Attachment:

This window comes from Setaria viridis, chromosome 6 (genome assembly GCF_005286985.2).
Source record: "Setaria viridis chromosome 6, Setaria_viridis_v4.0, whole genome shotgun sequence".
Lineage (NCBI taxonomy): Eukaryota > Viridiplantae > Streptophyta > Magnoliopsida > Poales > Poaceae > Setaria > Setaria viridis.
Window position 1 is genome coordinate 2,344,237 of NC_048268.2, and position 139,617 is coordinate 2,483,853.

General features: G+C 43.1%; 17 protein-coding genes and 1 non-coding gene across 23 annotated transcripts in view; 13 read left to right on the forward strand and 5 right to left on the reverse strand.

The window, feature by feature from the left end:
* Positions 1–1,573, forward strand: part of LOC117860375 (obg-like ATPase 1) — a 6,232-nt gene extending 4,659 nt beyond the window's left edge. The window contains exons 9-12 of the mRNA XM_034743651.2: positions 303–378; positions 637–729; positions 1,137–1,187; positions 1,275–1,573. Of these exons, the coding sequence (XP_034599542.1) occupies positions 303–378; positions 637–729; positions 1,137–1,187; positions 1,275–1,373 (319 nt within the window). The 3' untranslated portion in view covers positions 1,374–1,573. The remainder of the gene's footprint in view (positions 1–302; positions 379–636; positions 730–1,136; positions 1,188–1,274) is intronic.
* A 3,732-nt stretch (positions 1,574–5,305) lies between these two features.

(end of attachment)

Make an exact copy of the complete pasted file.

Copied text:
This window comes from Setaria viridis, chromosome 6 (genome assembly GCF_005286985.2).
Source record: "Setaria viridis chromosome 6, Setaria_viridis_v4.0, whole genome shotgun sequence".
Lineage (NCBI taxonomy): Eukaryota > Viridiplantae > Streptophyta > Magnoliopsida > Poales > Poaceae > Setaria > Setaria viridis.
Window position 1 is genome coordinate 2,344,237 of NC_048268.2, and position 139,617 is coordinate 2,483,853.

General features: G+C 43.1%; 17 protein-coding genes and 1 non-coding gene across 23 annotated transcripts in view; 13 read left to right on the forward strand and 5 right to left on the reverse strand.

The window, feature by feature from the left end:
* Positions 1–1,573, forward strand: part of LOC117860375 (obg-like ATPase 1) — a 6,232-nt gene extending 4,659 nt beyond the window's left edge. The window contains exons 9-12 of the mRNA XM_034743651.2: positions 303–378; positions 637–729; positions 1,137–1,187; positions 1,275–1,573. Of these exons, the coding sequence (XP_034599542.1) occupies positions 303–378; positions 637–729; positions 1,137–1,187; positions 1,275–1,373 (319 nt within the window). The 3' untranslated portion in view covers positions 1,374–1,573. The remainder of the gene's footprint in view (positions 1–302; positions 379–636; positions 730–1,136; positions 1,188–1,274) is intronic.
* A 3,732-nt stretch (positions 1,574–5,305) lies between these two features.